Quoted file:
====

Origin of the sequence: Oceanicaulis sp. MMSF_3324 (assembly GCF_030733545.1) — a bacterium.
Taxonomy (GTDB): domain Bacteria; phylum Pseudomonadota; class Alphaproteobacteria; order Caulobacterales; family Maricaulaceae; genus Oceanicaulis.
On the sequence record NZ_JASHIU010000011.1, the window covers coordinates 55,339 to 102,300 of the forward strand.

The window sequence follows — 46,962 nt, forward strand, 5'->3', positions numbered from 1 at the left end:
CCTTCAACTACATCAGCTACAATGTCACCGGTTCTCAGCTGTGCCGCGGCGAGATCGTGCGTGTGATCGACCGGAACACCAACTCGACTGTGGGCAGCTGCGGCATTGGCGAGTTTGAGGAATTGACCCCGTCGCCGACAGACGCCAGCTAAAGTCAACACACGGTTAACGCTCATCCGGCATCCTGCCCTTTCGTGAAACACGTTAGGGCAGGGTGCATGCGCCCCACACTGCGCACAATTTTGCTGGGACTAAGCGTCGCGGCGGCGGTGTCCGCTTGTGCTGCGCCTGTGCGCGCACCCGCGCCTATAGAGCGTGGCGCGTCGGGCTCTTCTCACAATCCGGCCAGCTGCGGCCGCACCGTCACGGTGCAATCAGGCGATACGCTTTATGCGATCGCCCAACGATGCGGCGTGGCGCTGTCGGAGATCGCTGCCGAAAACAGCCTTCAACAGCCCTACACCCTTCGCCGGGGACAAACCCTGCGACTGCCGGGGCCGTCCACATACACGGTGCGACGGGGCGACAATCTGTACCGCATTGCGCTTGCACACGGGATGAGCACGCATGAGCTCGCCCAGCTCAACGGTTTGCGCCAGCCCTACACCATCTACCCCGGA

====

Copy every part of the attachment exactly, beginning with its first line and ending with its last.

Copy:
Origin of the sequence: Oceanicaulis sp. MMSF_3324 (assembly GCF_030733545.1) — a bacterium.
Taxonomy (GTDB): domain Bacteria; phylum Pseudomonadota; class Alphaproteobacteria; order Caulobacterales; family Maricaulaceae; genus Oceanicaulis.
On the sequence record NZ_JASHIU010000011.1, the window covers coordinates 55,339 to 102,300 of the forward strand.

The window sequence follows — 46,962 nt, forward strand, 5'->3', positions numbered from 1 at the left end:
CCTTCAACTACATCAGCTACAATGTCACCGGTTCTCAGCTGTGCCGCGGCGAGATCGTGCGTGTGATCGACCGGAACACCAACTCGACTGTGGGCAGCTGCGGCATTGGCGAGTTTGAGGAATTGACCCCGTCGCCGACAGACGCCAGCTAAAGTCAACACACGGTTAACGCTCATCCGGCATCCTGCCCTTTCGTGAAACACGTTAGGGCAGGGTGCATGCGCCCCACACTGCGCACAATTTTGCTGGGACTAAGCGTCGCGGCGGCGGTGTCCGCTTGTGCTGCGCCTGTGCGCGCACCCGCGCCTATAGAGCGTGGCGCGTCGGGCTCTTCTCACAATCCGGCCAGCTGCGGCCGCACCGTCACGGTGCAATCAGGCGATACGCTTTATGCGATCGCCCAACGATGCGGCGTGGCGCTGTCGGAGATCGCTGCCGAAAACAGCCTTCAACAGCCCTACACCCTTCGCCGGGGACAAACCCTGCGACTGCCGGGGCCGTCCACATACACGGTGCGACGGGGCGACAATCTGTACCGCATTGCGCTTGCACACGGGATGAGCACGCATGAGCTCGCCCAGCTCAACGGTTTGCGCCAGCCCTACACCATCTACCCCGGA